SCHRIEVER AIR FORCE BASE, Colo. --
Promoting a positive learning environment is an important factor to consider when measuring student performance against teacher effectiveness. The 310th Operations Support Squadron, alongside the 50th OSS, are committed to achieving this goal together and managing total force integration. In March 2016, a Functional Memorandum of Understanding was signed between both squadrons, defining the Total Force Integration roles and expectations.These roles are defined in five different areas; qualification training, instructor certification, crew force management, weapons and tactics and intelligence support. The FMOU is not meant to supersede the Host Tenant Support Agreement between the 50th Space Wing and the 310th SW, but simply further defines the essential operational support roles and responsibilities of each squadron.
“The partnership between the 50th OSS and 310th OSS has never been better,” said Lt. Col. David Gallagher, 50th OSS commander. “We are in the process of finalizing our next iteration of the Functional Memorandum of Understanding that defines the Total Force Integration operational support roles and responsibilities of each squadron. We have been very successful with integrating our Reserve component into our core mission areas involving qualification training, instructor qualification, crew force management, weapons and tactics and intelligence support. We value their support and could not accomplish our mission without the professionalism and dedication they bring every day.”
Now integrated, the two squadrons are working toward producing next-generation space professionals. In support of operational readiness in 2016 alone, the 50th OSS graduated over 220 space experts and recreated, as well as fine-tuned, more than 2,000 training materials including scripts, tests and lesson plans. Additionally, the 50th OSS instructor cadre is solely responsible for providing more than 1,500 hours of space simulator training across seven different satellite platforms.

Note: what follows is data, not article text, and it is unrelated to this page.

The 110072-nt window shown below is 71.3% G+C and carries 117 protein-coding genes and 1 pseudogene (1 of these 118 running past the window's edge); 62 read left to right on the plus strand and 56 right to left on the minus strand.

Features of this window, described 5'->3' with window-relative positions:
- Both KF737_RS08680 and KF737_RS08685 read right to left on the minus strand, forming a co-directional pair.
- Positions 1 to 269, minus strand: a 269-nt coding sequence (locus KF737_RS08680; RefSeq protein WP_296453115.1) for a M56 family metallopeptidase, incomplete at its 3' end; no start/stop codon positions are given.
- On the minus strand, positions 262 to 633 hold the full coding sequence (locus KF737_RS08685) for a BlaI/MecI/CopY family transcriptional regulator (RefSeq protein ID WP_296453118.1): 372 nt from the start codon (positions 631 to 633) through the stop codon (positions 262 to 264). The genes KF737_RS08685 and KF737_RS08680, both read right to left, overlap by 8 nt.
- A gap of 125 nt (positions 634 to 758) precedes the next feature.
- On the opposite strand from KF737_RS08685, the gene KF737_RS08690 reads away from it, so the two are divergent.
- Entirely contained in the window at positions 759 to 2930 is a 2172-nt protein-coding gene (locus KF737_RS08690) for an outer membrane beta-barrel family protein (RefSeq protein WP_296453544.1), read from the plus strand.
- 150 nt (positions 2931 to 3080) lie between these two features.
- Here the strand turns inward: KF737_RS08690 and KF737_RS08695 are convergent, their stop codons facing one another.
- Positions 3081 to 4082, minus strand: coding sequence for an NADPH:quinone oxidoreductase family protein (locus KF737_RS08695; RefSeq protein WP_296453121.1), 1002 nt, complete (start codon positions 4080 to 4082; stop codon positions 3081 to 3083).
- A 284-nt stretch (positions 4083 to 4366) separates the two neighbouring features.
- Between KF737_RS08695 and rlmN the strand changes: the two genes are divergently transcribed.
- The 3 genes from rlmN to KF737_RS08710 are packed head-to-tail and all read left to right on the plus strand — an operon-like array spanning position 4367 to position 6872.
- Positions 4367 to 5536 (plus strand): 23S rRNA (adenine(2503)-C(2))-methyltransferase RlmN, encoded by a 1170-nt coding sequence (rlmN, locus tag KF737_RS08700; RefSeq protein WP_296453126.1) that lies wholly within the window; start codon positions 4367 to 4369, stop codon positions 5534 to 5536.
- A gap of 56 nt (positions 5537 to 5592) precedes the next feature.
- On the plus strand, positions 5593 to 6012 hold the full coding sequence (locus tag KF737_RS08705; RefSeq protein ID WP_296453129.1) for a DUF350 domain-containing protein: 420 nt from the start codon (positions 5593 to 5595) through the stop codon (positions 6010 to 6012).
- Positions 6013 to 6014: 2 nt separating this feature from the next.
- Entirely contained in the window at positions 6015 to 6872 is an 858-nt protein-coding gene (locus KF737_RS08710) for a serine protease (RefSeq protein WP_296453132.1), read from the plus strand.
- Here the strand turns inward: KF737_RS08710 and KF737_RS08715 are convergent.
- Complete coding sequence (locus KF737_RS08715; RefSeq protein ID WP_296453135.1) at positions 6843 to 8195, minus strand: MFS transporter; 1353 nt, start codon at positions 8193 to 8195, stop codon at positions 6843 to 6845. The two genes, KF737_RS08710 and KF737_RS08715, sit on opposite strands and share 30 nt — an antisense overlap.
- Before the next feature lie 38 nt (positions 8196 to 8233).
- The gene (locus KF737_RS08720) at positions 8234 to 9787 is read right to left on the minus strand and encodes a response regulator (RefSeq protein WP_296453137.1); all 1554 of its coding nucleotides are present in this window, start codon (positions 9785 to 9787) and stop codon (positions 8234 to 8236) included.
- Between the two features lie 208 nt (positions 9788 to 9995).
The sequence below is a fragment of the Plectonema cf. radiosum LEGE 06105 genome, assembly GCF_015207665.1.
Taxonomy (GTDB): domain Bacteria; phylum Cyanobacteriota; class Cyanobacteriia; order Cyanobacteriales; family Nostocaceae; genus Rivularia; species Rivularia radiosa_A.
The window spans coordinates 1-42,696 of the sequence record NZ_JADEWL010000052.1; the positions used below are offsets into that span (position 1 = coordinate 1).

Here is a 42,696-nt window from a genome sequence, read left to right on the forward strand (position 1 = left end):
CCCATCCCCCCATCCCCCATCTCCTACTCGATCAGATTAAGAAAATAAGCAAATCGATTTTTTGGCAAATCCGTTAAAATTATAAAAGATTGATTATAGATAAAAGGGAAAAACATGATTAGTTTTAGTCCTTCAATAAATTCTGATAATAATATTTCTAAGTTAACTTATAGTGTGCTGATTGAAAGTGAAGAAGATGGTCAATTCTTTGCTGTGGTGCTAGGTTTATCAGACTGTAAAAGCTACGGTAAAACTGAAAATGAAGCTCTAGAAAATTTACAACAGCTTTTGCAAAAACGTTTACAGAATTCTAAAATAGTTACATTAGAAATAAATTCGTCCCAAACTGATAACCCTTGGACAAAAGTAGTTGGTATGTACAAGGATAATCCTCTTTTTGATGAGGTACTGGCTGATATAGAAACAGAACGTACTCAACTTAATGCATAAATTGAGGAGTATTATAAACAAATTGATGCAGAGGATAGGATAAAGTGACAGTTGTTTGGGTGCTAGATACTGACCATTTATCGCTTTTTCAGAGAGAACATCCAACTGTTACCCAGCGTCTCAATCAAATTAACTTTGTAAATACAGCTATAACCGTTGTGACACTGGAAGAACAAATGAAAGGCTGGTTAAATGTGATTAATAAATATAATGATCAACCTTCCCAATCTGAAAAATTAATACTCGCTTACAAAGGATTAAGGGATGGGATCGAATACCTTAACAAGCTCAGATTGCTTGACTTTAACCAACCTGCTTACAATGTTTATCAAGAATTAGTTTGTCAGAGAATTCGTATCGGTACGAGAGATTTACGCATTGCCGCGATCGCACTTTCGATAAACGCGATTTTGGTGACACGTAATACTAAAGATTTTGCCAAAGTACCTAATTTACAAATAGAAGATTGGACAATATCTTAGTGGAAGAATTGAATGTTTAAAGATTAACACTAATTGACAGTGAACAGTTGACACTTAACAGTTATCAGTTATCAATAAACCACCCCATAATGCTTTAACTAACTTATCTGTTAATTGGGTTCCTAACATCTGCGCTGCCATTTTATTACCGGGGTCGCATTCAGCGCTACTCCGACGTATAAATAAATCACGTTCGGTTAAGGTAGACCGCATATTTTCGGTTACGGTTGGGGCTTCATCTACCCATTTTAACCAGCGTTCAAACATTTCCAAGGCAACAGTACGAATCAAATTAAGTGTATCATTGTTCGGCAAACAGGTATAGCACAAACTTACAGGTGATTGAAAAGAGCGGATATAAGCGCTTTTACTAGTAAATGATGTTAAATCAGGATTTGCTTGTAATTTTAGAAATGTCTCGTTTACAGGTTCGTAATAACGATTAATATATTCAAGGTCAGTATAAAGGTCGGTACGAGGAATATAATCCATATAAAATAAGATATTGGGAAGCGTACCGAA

“We are proud of our total force accomplishments, but we know in order to be operationally successful in today's threat environment, it's an evolving process and we must continue to find the right mix of active and reserve components,” said Gallagher.
Made up of 15 different units, the 310th Space Wing is the only Reserve space wing in the Air Force. The men and women of the 310th amass a great breadth of knowledge and experience and, as a result, bring a seasoned perspective to the fight. In the spirit of task force integration, on any given day 310th personnel can be found sitting alongside their Regular Air Force counterparts. Currently, six 310th OSS members are sitting alongside members of the 50th OSS.
“Having 310th OSS personnel sitting with their 50th OSS partners is extremely important,” said Lt. Col. Kelvin Dumas, 310th OSS commander. “It started with the integration of Crew Force Management and took off from there. We gain a lot of synergy which helps the team to produce high quality products for our students and operators. When you think about it, it makes total sense because we are doing the same mission. What I love most about sitting together is that you can't tell the Reserve Citizen Airman apart from their active duty counterpart. We learn from each other and, in turn, make better instructors and operators.”
With a constant flow of students between Mission Qualification Training, Instructor Qualification Course and Instructor Recurring Training, classroom space is often an issue. Thanks to the continued support from the 50th OSS, the 310th has standardized one of their previous office spaces into a state-of-the-art classroom. The classroom is located in the 310th Operations Group building and has been dubbed ‘The Hornet’s Nest’ and can accommodate over 20 students.
Together, both squadrons are ensuring total force compliance with one common goal in mind; the development of next-generation space professionals and ready to fight in a contested environment.
“I expect the relationship between the 50th and 310th OSS to only get stronger,” said Dumas. “We are moving in the direction of integrating more of our flights and shared mission responsibilities. Instead of duplicating efforts, I envision us as mission partners with the same goals and objectives. At the end of the day, we are a Total Force supporting space war-fighters to dominate the high ground.”